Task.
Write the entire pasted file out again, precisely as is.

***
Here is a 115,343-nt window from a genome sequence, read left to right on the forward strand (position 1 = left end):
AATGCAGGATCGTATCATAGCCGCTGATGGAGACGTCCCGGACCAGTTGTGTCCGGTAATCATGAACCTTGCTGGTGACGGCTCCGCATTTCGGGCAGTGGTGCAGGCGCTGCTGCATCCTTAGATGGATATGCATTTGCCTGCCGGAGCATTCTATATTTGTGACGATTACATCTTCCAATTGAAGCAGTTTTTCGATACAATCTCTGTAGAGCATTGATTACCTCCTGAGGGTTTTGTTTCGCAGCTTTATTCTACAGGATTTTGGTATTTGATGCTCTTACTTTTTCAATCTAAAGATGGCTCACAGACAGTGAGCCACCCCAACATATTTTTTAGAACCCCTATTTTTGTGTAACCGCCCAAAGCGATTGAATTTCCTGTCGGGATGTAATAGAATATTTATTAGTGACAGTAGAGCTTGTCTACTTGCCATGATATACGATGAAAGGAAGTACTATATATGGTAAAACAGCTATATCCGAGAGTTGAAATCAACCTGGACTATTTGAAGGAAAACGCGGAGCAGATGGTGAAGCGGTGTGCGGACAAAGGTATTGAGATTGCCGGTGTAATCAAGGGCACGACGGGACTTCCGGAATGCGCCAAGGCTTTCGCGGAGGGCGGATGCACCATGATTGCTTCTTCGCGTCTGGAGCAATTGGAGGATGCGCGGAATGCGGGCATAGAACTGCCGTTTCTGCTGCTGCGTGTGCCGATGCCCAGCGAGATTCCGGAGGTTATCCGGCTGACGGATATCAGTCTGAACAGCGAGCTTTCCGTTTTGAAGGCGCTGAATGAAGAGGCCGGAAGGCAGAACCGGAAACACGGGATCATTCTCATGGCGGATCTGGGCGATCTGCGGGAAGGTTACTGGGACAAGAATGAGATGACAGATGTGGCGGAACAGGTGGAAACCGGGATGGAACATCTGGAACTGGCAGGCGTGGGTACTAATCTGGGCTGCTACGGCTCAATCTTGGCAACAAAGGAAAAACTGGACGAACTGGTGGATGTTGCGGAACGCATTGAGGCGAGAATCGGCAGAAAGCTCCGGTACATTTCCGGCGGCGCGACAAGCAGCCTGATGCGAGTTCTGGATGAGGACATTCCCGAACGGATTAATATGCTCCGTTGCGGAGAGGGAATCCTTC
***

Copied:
Here is a 115,343-nt window from a genome sequence, read left to right on the forward strand (position 1 = left end):
AATGCAGGATCGTATCATAGCCGCTGATGGAGACGTCCCGGACCAGTTGTGTCCGGTAATCATGAACCTTGCTGGTGACGGCTCCGCATTTCGGGCAGTGGTGCAGGCGCTGCTGCATCCTTAGATGGATATGCATTTGCCTGCCGGAGCATTCTATATTTGTGACGATTACATCTTCCAATTGAAGCAGTTTTTCGATACAATCTCTGTAGAGCATTGATTACCTCCTGAGGGTTTTGTTTCGCAGCTTTATTCTACAGGATTTTGGTATTTGATGCTCTTACTTTTTCAATCTAAAGATGGCTCACAGACAGTGAGCCACCCCAACATATTTTTTAGAACCCCTATTTTTGTGTAACCGCCCAAAGCGATTGAATTTCCTGTCGGGATGTAATAGAATATTTATTAGTGACAGTAGAGCTTGTCTACTTGCCATGATATACGATGAAAGGAAGTACTATATATGGTAAAACAGCTATATCCGAGAGTTGAAATCAACCTGGACTATTTGAAGGAAAACGCGGAGCAGATGGTGAAGCGGTGTGCGGACAAAGGTATTGAGATTGCCGGTGTAATCAAGGGCACGACGGGACTTCCGGAATGCGCCAAGGCTTTCGCGGAGGGCGGATGCACCATGATTGCTTCTTCGCGTCTGGAGCAATTGGAGGATGCGCGGAATGCGGGCATAGAACTGCCGTTTCTGCTGCTGCGTGTGCCGATGCCCAGCGAGATTCCGGAGGTTATCCGGCTGACGGATATCAGTCTGAACAGCGAGCTTTCCGTTTTGAAGGCGCTGAATGAAGAGGCCGGAAGGCAGAACCGGAAACACGGGATCATTCTCATGGCGGATCTGGGCGATCTGCGGGAAGGTTACTGGGACAAGAATGAGATGACAGATGTGGCGGAACAGGTGGAAACCGGGATGGAACATCTGGAACTGGCAGGCGTGGGTACTAATCTGGGCTGCTACGGCTCAATCTTGGCAACAAAGGAAAAACTGGACGAACTGGTGGATGTTGCGGAACGCATTGAGGCGAGAATCGGCAGAAAGCTCCGGTACATTTCCGGCGGCGCGACAAGCAGCCTGATGCGAGTTCTGGATGAGGACATTCCCGAACGGATTAATATGCTCCGTTGCGGAGAGGGAATCCTTC